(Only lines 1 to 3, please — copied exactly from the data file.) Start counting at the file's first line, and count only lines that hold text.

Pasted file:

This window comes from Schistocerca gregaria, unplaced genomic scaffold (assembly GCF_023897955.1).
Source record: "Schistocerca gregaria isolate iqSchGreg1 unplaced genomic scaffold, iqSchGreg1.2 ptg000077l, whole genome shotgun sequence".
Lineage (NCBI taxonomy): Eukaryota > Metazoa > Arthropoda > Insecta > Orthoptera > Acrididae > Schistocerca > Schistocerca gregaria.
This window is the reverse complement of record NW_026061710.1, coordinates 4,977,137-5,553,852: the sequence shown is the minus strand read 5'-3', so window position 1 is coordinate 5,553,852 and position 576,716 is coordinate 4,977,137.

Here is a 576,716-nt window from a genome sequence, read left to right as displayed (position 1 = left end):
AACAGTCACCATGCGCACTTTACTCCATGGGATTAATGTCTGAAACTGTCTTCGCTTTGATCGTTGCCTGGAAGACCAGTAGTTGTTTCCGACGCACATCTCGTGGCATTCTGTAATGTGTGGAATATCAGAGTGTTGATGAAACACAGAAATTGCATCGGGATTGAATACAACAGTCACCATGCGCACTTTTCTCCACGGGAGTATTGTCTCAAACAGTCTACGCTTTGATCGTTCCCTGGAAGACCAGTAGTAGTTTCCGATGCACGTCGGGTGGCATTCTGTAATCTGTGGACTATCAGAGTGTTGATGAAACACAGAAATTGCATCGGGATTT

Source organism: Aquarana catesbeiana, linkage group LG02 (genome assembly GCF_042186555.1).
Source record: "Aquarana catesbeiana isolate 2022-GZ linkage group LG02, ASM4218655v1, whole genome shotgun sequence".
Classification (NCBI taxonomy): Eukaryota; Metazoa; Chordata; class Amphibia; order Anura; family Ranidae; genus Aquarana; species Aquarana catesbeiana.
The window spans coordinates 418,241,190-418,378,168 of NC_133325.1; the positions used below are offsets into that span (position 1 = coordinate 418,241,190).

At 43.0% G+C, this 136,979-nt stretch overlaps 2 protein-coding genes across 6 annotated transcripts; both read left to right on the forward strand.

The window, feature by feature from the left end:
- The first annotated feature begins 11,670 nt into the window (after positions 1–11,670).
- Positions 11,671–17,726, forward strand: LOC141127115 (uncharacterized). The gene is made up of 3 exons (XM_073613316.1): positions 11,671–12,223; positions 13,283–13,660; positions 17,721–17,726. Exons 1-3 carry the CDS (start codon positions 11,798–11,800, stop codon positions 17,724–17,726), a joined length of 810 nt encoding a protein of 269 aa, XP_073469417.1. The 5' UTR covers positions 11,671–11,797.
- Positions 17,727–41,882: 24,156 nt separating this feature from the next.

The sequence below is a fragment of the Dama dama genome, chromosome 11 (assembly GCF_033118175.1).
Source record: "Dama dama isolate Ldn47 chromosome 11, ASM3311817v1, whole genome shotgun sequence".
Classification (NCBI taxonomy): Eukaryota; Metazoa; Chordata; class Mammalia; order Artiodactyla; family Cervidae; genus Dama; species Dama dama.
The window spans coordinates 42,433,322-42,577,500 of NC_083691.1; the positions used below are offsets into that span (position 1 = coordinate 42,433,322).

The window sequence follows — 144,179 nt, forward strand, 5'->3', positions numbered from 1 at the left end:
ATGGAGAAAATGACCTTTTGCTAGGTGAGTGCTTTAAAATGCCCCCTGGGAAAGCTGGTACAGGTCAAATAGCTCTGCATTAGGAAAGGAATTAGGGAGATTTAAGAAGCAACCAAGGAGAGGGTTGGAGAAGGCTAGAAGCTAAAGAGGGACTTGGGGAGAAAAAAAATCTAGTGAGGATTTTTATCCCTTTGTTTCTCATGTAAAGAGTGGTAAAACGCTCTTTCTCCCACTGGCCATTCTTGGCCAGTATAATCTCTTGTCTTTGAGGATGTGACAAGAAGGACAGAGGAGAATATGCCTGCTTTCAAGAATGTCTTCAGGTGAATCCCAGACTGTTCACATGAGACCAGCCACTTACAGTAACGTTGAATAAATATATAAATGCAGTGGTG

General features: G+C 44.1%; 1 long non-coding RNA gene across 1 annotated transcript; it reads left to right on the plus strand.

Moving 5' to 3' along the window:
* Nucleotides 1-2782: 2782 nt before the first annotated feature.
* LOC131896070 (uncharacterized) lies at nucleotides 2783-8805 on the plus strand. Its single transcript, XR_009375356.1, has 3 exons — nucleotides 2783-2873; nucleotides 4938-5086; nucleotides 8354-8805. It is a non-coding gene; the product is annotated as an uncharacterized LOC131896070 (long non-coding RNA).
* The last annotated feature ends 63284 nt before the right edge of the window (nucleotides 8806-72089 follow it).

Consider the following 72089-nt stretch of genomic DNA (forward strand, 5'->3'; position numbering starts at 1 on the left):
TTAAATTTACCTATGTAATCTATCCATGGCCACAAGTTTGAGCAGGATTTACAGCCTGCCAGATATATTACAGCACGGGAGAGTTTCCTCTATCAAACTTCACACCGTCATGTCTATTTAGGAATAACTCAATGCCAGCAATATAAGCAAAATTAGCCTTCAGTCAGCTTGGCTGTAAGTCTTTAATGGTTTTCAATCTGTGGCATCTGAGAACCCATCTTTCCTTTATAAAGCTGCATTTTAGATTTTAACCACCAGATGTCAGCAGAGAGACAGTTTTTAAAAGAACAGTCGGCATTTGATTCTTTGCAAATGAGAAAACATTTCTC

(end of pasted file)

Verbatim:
This window comes from Schistocerca gregaria, unplaced genomic scaffold (assembly GCF_023897955.1).
Source record: "Schistocerca gregaria isolate iqSchGreg1 unplaced genomic scaffold, iqSchGreg1.2 ptg000077l, whole genome shotgun sequence".
Lineage (NCBI taxonomy): Eukaryota > Metazoa > Arthropoda > Insecta > Orthoptera > Acrididae > Schistocerca > Schistocerca gregaria.